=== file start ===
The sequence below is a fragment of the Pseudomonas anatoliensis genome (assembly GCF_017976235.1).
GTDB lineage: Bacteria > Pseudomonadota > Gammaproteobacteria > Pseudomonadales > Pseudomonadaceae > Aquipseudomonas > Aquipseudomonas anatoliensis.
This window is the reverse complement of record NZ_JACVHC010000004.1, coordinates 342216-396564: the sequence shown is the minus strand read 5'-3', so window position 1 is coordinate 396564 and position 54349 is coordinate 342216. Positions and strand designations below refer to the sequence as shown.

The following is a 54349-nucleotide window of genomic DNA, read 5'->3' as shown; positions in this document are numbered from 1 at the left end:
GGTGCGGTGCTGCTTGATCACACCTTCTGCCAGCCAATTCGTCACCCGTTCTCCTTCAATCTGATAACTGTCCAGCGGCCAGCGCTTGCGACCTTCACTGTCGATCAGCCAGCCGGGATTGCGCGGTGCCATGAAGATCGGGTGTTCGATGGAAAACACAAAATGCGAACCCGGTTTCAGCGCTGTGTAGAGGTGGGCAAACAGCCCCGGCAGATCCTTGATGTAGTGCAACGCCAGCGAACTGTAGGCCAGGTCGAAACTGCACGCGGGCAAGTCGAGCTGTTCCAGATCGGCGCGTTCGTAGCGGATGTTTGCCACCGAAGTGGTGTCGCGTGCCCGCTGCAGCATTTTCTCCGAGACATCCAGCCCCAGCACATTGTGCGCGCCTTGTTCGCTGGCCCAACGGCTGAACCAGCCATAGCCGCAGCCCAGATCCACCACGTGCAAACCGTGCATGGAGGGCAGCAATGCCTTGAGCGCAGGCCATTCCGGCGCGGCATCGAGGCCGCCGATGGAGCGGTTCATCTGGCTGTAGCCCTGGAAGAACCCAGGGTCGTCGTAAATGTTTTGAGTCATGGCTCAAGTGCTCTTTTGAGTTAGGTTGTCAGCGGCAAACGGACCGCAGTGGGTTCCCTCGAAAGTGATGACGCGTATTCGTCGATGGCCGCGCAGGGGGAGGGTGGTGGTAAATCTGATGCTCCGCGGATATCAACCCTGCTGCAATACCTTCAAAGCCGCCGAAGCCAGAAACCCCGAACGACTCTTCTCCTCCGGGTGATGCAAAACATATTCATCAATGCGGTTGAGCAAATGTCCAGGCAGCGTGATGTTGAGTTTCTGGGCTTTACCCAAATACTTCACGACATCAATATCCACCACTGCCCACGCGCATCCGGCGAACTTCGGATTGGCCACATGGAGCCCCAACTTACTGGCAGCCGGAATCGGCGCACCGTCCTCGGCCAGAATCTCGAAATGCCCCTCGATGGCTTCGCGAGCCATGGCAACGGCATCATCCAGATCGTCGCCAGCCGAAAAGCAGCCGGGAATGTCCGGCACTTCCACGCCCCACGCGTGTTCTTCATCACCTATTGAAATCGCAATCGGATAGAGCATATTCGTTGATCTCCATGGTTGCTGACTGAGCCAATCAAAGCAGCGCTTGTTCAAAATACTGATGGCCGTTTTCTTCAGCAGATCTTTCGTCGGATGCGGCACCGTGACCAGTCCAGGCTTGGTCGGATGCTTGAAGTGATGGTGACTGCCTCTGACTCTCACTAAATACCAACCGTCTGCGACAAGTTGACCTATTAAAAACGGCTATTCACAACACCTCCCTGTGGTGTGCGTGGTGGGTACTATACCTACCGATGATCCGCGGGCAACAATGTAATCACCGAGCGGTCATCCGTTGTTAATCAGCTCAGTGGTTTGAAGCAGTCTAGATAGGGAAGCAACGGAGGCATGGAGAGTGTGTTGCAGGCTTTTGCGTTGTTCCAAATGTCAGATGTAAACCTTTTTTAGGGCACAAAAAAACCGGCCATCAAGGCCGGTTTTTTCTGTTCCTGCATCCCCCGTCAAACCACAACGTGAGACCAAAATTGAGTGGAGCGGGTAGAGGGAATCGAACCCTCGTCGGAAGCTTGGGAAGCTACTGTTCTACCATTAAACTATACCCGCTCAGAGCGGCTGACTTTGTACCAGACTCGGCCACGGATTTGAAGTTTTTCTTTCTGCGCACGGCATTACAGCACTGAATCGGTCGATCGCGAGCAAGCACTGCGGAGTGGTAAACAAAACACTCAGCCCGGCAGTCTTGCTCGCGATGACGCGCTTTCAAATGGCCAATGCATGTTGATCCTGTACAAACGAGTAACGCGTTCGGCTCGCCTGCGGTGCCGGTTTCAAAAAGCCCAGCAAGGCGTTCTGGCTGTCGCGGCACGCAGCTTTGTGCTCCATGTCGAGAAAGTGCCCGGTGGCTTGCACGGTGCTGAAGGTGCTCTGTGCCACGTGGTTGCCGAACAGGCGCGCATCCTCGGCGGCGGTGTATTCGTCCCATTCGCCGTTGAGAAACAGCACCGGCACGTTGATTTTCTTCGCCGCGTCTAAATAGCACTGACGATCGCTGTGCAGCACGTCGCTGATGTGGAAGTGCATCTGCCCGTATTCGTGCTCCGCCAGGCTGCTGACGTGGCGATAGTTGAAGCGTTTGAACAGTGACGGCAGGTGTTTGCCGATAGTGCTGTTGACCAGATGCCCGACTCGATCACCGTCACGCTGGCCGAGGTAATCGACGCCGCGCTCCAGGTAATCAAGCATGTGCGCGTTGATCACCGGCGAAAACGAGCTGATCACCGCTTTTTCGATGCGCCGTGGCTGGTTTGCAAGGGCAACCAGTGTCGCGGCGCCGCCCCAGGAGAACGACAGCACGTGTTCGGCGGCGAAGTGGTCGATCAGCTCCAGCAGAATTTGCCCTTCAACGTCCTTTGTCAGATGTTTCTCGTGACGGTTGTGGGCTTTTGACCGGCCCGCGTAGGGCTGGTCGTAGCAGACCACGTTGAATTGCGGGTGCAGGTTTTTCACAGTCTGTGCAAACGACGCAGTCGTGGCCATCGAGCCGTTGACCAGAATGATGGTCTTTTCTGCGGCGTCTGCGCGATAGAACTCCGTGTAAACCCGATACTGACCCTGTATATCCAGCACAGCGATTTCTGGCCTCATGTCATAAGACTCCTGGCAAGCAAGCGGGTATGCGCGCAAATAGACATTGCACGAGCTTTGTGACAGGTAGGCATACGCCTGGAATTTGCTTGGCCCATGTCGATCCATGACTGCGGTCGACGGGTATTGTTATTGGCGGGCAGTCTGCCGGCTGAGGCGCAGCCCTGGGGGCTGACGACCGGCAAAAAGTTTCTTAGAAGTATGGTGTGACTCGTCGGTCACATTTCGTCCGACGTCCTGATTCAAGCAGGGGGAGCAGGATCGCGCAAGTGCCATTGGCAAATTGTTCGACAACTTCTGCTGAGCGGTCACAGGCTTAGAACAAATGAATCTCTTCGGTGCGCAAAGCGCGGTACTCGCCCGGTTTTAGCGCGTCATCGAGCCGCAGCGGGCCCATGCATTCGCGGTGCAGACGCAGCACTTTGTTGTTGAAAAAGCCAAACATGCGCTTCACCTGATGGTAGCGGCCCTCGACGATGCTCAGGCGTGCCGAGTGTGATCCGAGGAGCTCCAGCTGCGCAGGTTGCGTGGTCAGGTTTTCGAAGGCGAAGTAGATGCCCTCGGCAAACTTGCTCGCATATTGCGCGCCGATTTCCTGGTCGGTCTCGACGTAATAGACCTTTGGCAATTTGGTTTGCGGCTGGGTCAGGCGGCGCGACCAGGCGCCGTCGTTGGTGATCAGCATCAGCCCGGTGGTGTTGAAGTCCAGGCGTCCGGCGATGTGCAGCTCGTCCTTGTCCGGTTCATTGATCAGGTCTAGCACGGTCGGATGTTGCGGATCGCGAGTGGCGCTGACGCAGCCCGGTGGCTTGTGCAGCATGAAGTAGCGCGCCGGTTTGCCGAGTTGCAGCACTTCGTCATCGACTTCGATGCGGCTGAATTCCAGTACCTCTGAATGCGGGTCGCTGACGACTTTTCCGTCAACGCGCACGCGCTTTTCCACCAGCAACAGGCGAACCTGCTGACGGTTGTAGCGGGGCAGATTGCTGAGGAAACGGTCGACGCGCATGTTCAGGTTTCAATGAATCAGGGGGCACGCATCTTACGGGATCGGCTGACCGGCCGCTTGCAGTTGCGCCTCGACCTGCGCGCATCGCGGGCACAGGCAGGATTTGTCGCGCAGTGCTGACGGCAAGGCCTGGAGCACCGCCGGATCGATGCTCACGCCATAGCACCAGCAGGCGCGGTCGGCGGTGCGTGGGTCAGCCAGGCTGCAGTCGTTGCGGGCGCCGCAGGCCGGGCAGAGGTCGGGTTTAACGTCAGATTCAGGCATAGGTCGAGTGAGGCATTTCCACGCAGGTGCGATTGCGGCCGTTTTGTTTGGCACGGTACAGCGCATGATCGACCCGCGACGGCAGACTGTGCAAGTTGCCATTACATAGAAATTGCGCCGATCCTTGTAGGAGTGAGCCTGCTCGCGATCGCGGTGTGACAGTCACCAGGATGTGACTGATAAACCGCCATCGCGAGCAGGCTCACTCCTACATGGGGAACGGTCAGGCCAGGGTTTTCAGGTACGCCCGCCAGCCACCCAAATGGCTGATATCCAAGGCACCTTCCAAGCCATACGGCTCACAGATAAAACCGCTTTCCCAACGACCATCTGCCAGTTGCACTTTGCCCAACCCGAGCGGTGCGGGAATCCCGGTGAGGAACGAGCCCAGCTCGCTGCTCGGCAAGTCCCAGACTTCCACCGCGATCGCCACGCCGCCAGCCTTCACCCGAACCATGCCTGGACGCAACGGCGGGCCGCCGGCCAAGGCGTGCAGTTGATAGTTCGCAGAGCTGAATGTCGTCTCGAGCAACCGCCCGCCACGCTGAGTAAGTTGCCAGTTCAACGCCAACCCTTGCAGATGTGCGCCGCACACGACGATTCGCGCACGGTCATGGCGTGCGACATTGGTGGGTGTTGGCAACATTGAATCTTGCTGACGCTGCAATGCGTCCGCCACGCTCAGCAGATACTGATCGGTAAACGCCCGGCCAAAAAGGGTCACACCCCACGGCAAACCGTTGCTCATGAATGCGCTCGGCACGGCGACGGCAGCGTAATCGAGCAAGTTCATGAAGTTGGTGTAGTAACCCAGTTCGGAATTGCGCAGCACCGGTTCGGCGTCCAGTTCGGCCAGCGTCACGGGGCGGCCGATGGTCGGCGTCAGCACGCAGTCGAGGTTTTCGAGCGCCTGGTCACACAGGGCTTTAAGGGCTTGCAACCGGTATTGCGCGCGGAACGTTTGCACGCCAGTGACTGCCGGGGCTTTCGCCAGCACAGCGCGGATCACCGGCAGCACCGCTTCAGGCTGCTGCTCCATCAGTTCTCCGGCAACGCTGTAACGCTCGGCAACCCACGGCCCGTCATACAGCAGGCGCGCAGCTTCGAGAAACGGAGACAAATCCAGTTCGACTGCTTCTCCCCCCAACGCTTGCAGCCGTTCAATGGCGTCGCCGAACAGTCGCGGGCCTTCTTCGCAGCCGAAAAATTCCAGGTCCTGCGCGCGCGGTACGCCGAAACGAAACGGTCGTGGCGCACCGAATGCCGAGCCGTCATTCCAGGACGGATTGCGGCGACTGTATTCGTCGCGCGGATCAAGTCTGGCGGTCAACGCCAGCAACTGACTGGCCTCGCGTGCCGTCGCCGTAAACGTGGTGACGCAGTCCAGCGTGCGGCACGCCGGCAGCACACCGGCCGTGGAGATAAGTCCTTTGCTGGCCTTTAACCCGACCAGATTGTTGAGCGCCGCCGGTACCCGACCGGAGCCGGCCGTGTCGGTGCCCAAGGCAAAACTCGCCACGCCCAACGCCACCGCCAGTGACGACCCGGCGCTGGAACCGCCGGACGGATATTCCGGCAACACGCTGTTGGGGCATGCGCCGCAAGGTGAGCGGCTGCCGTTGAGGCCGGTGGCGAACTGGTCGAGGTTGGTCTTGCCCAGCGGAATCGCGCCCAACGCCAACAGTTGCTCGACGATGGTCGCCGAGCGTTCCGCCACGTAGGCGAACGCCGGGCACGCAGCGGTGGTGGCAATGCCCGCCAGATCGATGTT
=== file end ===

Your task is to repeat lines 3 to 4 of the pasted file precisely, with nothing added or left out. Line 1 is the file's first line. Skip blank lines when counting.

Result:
This window is the reverse complement of record NZ_JACVHC010000004.1, coordinates 342216-396564: the sequence shown is the minus strand read 5'-3', so window position 1 is coordinate 396564 and position 54349 is coordinate 342216. Positions and strand designations below refer to the sequence as shown.

The following is a 54349-nucleotide window of genomic DNA, read 5'->3' as shown; positions in this document are numbered from 1 at the left end: